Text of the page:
Kerala, India

 A kaleidoscope of vibrant colours, green nature and delicious tastes is at the heart of Kerala. From the now iconic Backwaters to Green Wayanad and mountain nature reserves, the intensity and variety of nature provides a glorious context for the varied cultures, tastes and history of Kerala.

Some context

Malayalam is the most widely spoken and official language of the state.

The region has been a prominent spice producer and exporter since 3000 BCE, remaining an international spice trading centre till today. In the 15th century, the spice trade attracted Portuguese traders to Kerala, and paved the way for the European colonisation of India.

The state has the highest Human Development Index (HDI); 0.790 in India according to the Human Development Report (2011). It also has the highest literacy rate; 93.91%, the highest life expectancy; 77 years and a survey in 2005 by Transparency International ranked Kerala as the least corrupt state in India.

The state has witnessed significant emigration of its people, especially to the Gulf States during the Gulf Boom of the 1970s and early 1980s, and its economy depends significantly on remittances from a large Malayali expatriate community. 

Hinduism is practised by more than half of the population (58%), followed by Islam (24%) and Christianity (18%).

Production of pepper and natural rubber contributes to a significant portion of the total national output. In the agricultural sector, coconut, tea, coffee, cashew and spices are important. The state’s coastline extends for 595 kilometres and around 1.1 million people of the state are dependent on the fishery industry. 

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Where is it?

In the south-west region of India on the Malabar Coast, Kerala is full of vibrant colours and lush nature, hills, backwaters tropical greenery and wildlife.

When to travel?

It is possible to visit Kerala all year round. Kerala does not have a dry season or winter found in other parts of India. For most of the year it averages around 30˚C during the day and 20˚C at night.  It can be warmer in April and May before the monsoon.  The monsoon season between end of May/early June to mid-September may mean that getting around can more difficult but it can be an exhilarating time with nature lush and green. The best time to visit is between December and February when there is limited chance of rain and it is less humid.


Kerala is very close to equator and has a tropical climate, it experiences heavy rains almost throughout the year, and is one of the wettest places on the earth.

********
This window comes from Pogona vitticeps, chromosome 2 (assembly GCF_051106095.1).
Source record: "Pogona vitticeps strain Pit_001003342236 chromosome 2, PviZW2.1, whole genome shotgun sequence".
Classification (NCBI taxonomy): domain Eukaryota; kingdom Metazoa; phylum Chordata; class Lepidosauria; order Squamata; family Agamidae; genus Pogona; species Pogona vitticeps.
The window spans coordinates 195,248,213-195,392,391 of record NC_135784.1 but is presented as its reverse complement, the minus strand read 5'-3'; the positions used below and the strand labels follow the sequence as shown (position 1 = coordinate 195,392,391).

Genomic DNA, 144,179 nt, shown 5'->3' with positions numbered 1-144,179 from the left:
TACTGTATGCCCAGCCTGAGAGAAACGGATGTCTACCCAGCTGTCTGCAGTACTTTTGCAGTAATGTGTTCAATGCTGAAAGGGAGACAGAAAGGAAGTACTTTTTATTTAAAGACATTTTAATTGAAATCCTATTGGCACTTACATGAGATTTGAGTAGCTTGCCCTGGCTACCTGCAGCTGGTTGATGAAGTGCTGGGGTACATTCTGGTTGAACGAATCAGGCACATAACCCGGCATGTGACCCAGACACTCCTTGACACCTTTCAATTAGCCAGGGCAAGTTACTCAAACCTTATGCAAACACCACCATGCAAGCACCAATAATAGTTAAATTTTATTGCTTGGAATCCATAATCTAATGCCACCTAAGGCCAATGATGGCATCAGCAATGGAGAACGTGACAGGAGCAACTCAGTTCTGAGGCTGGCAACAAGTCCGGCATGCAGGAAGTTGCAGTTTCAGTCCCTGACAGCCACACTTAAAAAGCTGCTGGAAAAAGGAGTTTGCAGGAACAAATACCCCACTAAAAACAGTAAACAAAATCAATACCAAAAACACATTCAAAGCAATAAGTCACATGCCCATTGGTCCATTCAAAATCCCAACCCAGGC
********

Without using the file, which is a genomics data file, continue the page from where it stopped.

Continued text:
Kerala has three distinct seasons:

  • Summer lasts from mid-February to mid-May. It is hot and temperatures can go up to 35°C in the afternoons.
  • The monsoon is in place from mid-May until early September. The North-East Monsoon winds bring heavy showers.
  • Mid-October to early February can bring a mild ‘winter’ in the hilly areas, which can get cool and misty. The weather, however, remains hot on lower ground. Heavy rains occur from the last week of September until early November, due to the retreat of the South-East monsoon.

The temperature averages around:

  • 28°C – 34°C daytime, 24°C – 28°C at night in summer seasons of March, April
  • 20°C – 28°C daytime, 18°C – 25°C at night for the rest of the year

In hilly areas of the Western Ghats temperatures may drop down to 10°C or sometimes even little below during Winter seasons (November, December) , especially at popular hill areas like  Wayanad, which may result in misty days and comparatively chilly nights coupled with light cold showers. However in other places, the temperatures never drop below 20°C.

Recently summers have become hotter. Though the maximum temperature on summers has never risen higher than 36°C, the rising humidity has made recent summers difficult. The height of the Kerala summer is normally between mid-March and May.


Delicious, just about sums it up!  The cuisine of Kerala is linked to its history, geography, demography and culture. Kerala cuisine offers a multitude of both vegetarian and non-vegetarian dishes prepared using fish, poultry and red meat with rice a typical accompaniment. Chillies, curry leaves, mustard seeds, tamarind and asafoetida are all frequently used.

Kerala is known as the “Land of Spices” because it has traded spices for centuries. Food is traditionally served on a banana leaf and almost every dish has coconut and spices added for flavour, giving its cuisine a sharp pungency that is heightened with the use of tamarind. Fish and seafood are the main diet in coastal Kerala, whereas vegetables and pulses are the main diet in the rest of the State.


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